Tag Archives: bromance

An interview with House, MD writers Doris Egan and David Foster

The fifth season of House, MD is off to an intense and exciting start, finding House and his best friend Wilson on the outs in the aftermath of Amber’s death at the end of last season. After a slightly uneven fourth season, House seems to have kicked back into high gear this year. The first three episodes have been packed with drama, keeping the lighter moments as grace notes of comic relief.

Hugh Laurie continues to be the best actor on television, setting a high benchmark for serious television performance. And Tuesday’s episode “Birthmarks,” written by veteran House scribes Doris Egan and Dr. David Foster will likely be counted among the series’ most important episodes, exploring both House’s difficult relationship with his parents and his complex relationship with Wilson.

Egan and Foster kindly sat down with me earlier this week to talk about “Birthmarks” and the series. David Foster has been writing for House since season one, and has written some of the most compelling explorations of House in the series, including “DNR,” “All In,” and “Informed Consent.” He also serves as a medical consultant producer on the series, being a full-on medical doctor. (I’ve hear that he owns his own stethoscope and everything!)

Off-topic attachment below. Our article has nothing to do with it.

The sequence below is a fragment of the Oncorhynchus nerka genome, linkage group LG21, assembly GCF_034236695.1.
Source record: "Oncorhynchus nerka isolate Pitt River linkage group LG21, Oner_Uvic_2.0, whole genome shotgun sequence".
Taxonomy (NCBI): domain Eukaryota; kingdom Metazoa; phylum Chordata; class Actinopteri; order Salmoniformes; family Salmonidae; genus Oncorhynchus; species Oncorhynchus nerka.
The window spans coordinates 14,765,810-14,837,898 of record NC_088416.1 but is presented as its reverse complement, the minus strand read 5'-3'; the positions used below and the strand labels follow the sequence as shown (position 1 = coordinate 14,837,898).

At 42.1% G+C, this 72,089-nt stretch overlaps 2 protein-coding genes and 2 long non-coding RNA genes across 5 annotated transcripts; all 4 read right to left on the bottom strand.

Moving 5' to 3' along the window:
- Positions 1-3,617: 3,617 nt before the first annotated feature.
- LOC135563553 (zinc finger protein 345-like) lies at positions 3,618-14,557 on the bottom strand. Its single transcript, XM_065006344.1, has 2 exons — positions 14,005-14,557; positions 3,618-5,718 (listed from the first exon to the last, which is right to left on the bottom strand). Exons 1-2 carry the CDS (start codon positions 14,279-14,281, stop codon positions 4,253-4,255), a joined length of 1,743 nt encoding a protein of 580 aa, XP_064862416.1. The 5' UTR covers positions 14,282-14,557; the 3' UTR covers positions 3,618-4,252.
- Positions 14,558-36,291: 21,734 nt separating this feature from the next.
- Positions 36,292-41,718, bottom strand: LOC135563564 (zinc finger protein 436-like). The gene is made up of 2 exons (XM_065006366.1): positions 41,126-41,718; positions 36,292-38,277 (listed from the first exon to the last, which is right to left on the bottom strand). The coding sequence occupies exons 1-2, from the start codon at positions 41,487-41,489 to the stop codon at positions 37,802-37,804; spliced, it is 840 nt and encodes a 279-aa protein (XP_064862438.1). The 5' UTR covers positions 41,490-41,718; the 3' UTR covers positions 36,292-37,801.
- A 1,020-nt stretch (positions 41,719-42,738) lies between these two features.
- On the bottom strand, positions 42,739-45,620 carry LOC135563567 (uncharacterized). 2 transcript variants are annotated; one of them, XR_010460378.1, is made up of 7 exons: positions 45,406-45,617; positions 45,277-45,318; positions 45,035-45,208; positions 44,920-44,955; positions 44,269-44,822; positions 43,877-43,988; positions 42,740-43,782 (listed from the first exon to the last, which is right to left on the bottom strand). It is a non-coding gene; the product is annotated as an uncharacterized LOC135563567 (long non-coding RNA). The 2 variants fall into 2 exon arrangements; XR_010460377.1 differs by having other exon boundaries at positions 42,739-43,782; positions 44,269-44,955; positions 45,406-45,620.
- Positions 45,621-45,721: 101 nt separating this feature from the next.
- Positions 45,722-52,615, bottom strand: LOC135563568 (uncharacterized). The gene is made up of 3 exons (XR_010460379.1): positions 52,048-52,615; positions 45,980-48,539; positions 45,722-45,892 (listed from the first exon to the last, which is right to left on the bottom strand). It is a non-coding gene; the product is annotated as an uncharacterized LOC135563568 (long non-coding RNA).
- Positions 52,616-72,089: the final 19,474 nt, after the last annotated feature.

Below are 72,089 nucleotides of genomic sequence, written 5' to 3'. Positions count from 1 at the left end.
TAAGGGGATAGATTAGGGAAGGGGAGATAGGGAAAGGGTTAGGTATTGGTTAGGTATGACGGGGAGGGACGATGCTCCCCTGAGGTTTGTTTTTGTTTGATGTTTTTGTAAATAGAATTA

House and Wilson: A Fine Bromance

According to the Urban Dictionary, bromance: “the complicated love and affection shared by two straight males.” Not necessarily up on all the latest pop-verbiage, this was new to me until recently when Nightline did a piece on it a few months ago. I am told that bromance is mutual, while the (also popular term) “man crush” is a one-way relationship.

I don’t watch Nightline, but I am curious, so I Googled the term to get more insight into what it exactly means for two guys to be in a “bromance.” Of course the source of my curiosity stems from the House fandom’s constant attempts to characterize and dissect the unique relationship between Dr. Gregory House (Hugh Laurie) and his friend and colleague James Wilson (Robert Sean Leonard).

Rest of the story!